A talented vocalist, Gwynne sang in a Hallmark Hall of Fame made-for-television production, The Littlest Angel (1969), and went on to perform in a variety of roles on stage and screen. In 1974, drawing upon his own Southern roots, he appeared in the role of Big Daddy Pollitt in the Broadway revival of Cat on a Hot Tin Roof with Elizabeth Ashley, Keir Dullea and Kate Reid. In 1975 he played the Stage Manager in Our Town at the American Shakespeare Theatre in Stratford, Connecticut. He returned to Broadway in 1976 as Colonel J. C. Kinkaid in two parts of A Texas Trilogy. In 1984, he tried out for the part of Henry on the show Punky Brewster. He is said to have withdrawn from the audition in frustration when the auditioner identified him as Herman Munster rather than by his real name. The role of Henry subsequently went to George Gaynes. In 1987, Gwynne starred in a short-lived TV series Jake’s M.O. where he played an investigative reporter.
Gwynne’s performance as Jud Crandall in Pet Sematary was based on author Stephen King himself, who is also quite tall — only an inch shorter than the actor — and uses a similarly thick Maine dialect. Gwynne also had roles in the movies Simon, On the Waterfront, So Fine, Disorganized Crime, The Cotton Club, Captains Courageous, The Secret of My Success, Water, Ironweed, Fatal Attraction and The Boy Who Could Fly. Despite his misgiving about having been typecast, he also agreed to reprise the role of Herman Munster for the 1981 TV reunion movie The Munsters’ Revenge. In his last film, Gwynne played Judge Chamberlain Haller in the 1992 film comedy My Cousin Vinny. As a Yale Law School educated judge in the film, he used a Southern accent in his verbal sparring with Joe Pesci’s character, Vincent “Vinny” Gambini, over how to pronounce the word “youths” which was prominently featured in the film’s trailer.
Vinny: Is it possible that the two yout’s–
Judge Haller: Uh, the two what? Uh, uh, what was that word?
Vinny: Uh, what word?
Judge Haller: Two what?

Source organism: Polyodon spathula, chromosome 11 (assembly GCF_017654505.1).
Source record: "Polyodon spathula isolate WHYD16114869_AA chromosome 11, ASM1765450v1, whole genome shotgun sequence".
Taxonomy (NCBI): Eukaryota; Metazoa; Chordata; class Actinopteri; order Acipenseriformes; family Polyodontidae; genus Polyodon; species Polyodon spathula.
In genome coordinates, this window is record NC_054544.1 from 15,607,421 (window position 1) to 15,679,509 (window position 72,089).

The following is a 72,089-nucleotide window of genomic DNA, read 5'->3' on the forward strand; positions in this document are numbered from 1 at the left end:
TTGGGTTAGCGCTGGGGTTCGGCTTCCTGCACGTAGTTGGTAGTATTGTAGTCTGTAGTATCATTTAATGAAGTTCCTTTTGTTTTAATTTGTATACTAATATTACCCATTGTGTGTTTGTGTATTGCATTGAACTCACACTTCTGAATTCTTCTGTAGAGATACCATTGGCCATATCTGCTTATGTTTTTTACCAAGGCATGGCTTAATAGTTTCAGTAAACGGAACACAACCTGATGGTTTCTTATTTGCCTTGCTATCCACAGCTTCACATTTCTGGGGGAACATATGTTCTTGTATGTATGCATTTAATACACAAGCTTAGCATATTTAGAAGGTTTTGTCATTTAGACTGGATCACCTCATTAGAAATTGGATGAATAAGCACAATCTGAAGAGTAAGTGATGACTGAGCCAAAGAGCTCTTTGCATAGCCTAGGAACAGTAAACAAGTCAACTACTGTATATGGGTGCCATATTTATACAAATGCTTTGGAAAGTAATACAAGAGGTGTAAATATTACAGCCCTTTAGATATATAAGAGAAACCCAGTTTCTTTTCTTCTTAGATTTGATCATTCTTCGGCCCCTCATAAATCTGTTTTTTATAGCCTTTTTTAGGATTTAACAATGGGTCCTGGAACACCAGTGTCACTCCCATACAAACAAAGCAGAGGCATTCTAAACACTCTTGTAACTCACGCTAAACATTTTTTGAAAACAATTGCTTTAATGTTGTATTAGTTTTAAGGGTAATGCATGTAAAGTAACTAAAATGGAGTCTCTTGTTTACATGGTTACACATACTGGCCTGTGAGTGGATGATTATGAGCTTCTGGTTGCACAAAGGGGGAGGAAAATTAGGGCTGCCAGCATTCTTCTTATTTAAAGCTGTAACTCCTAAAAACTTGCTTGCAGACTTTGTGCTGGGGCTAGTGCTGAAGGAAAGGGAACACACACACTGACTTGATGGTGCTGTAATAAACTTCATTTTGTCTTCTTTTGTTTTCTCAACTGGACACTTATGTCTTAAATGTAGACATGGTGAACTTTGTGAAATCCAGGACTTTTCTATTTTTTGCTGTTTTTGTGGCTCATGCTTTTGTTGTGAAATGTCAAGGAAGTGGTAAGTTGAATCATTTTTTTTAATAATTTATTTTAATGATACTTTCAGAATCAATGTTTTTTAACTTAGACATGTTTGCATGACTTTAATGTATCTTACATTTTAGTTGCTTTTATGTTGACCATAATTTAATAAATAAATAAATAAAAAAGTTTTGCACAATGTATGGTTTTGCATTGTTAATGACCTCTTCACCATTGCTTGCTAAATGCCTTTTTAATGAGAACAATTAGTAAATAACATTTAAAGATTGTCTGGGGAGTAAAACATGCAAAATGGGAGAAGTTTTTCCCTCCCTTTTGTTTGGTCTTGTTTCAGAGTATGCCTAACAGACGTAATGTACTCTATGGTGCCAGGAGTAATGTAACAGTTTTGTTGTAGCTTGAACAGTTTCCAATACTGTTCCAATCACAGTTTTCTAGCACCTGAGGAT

Judge Haller: Did you say “yutes”?
Vinny: Yeah, two yout’s.
Judge Haller: What is a yute?
Vinny: Oh, excuse me, Your Honor, two youuuuths.
In addition to his acting career, Gwynne sang professionally, painted, and wrote and illustrated children’s books, including It’s Easy to See Why, A Chocolate Moose for Dinner, The King Who Rained, Best In Show, Pondlarker, The Battle of the Frogs and Mice, and A Little Pigeon Toad. Many of these efforts were based on children’s frequent misperceptions of things they hear from adults, such as the “chocolate moose for dinner,” which was illustrated as a large brown quadruped seated at the dinner table. The other books on this theme were “The King Who Rained”, “A Little Pigeon Toad” (in which a child’s mother thus describes her father), and “The Sixteen Hand Horse”. Perhaps one of the reasons the books did not achieve wider popularity was the fact that their format was geared to a very young audience, but the concept itself was more appealing to older children and adults. He also lent his voice talents to commercials and radio shows such as CBS Radio Mystery Theater (“Kill Now and Pay Later”, “Gate 27”), and for some radio fans, he is known foremost for his contribution to CBSRMT’s success. Later, he held a number of shows of his artwork, the first in 1989.
n 1952, Gwynne married socialite Jean “Foxy” Reynard, a granddaughter of New York City mayor William Jay Gaynor. They had five children—three sons, Evan, Dylan, and Keiron, and two daughters, Madyn and Gaynor—before divorcing in 1980. Dylan died in a drowning accident as a child in 1963, and Keiron was born with developmental disabilities. In 1988, Gwynne married Deborah Flater.
Gwynne died of pancreatic cancer in his sleep, at his home on July 2, 1993, 8 days short of his 67th birthday.